Unearthing the unspoken means uncovering the (often unarticulated) underlying assumptions that drive motivation, communication and behaviour across teams and within organisations. This is an important mindfulness process, because words and actions in organisations are largely based on unwritten rules or assumptions about the organisation’s purpose and values (“what is right vs what is wrong”); about the causal maps in people’s heads (“if I do X, then Y”); and about the hidden beliefs that hold the organisation’s culture together (“X is true while Y is false”). Rarely do organisations make space to unearth these unspoken assumptions. But those that do are better at navigating conflict and challenge. This is because situations that are fluid and ambiguous are less challenging for teams who have a clearer map of the unspoken assumptions that may drive the situation forward. One uncertainty less to deal with, so to speak.
Teams need to spend time sharing and exchanging insights about what drives and motivates them. They need to become mindfully open to hearing where their own assumptions overlap or diverge with those of others. This is a great opportunity for opening up perspectives and mindsets in the organisation.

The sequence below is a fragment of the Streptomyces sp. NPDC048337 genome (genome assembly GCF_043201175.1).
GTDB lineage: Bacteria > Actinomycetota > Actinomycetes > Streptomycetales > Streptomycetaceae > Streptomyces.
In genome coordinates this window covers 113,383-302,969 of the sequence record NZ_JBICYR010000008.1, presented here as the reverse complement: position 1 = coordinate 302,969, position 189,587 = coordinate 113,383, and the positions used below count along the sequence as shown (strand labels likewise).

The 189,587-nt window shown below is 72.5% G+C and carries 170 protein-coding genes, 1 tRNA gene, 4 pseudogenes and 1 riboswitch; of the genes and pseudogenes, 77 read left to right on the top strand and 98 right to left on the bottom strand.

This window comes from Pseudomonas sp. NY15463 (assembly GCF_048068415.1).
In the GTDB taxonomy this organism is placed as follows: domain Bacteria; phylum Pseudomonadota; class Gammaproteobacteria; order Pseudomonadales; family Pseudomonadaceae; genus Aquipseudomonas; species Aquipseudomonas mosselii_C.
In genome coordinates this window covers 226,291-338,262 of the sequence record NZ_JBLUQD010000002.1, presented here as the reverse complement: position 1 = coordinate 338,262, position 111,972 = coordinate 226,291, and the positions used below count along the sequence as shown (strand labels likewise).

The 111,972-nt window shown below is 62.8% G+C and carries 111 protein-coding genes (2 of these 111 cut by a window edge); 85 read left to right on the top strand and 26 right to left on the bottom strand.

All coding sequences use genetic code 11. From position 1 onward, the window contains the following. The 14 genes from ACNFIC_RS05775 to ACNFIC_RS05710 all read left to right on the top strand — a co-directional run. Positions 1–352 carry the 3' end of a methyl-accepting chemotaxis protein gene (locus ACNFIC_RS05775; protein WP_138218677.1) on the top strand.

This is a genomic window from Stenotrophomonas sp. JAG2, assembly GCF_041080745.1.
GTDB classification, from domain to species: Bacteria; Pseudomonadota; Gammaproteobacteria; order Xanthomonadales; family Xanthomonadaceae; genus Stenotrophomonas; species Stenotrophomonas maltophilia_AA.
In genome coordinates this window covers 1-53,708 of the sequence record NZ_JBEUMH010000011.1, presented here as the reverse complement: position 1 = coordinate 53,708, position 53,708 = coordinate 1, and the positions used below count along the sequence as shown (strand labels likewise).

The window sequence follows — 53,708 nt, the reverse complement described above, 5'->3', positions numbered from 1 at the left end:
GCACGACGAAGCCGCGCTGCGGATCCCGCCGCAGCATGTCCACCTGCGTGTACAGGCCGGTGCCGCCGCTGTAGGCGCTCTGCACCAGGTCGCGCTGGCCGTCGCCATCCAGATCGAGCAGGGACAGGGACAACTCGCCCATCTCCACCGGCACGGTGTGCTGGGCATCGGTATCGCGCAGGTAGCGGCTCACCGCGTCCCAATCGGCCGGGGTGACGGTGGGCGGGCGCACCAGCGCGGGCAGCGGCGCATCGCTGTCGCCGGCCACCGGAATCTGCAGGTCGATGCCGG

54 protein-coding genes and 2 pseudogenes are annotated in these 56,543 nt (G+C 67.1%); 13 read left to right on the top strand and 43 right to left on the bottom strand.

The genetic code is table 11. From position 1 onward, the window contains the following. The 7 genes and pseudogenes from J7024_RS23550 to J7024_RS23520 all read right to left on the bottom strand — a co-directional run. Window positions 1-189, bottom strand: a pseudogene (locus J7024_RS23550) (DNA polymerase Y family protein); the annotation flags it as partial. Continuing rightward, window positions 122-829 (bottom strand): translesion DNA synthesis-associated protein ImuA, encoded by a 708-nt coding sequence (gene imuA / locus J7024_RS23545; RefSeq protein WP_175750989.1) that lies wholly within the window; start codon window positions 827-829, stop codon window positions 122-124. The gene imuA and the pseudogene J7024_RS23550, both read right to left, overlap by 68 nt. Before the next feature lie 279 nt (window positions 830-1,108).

The role of leadership is pivotal in this. As well as promoting equanimity, mindful leaders are more open to hearing the difficult messages from the organisation. Research has shown that many employees know that the business is failing at least two years before the leaders are aware of the problems. Imagine an organisation that slows down and builds in communication channels and high levels of trust to unearth these concerns and worries and then speeds up to solve them or change business directions and strategy.